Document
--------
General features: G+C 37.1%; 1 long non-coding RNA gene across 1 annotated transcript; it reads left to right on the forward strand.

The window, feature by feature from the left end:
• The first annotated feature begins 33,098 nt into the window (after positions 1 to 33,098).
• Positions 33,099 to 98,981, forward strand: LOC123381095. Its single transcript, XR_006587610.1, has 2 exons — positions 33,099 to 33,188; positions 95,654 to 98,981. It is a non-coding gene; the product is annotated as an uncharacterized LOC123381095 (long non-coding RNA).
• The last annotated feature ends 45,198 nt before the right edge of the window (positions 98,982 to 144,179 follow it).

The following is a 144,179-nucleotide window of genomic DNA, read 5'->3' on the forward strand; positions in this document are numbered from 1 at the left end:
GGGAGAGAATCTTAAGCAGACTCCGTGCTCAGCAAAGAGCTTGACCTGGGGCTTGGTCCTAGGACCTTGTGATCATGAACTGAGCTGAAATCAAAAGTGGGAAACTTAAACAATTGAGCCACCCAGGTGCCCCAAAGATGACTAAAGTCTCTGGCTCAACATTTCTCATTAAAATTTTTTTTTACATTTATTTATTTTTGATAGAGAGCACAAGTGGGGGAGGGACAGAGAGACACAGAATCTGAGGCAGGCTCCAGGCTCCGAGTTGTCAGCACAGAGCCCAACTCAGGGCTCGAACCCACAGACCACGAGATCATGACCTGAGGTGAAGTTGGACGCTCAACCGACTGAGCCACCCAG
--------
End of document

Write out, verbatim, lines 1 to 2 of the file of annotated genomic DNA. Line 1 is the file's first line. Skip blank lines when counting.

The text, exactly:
General features: G+C 37.1%; 1 long non-coding RNA gene across 1 annotated transcript; it reads left to right on the forward strand.

The window, feature by feature from the left end: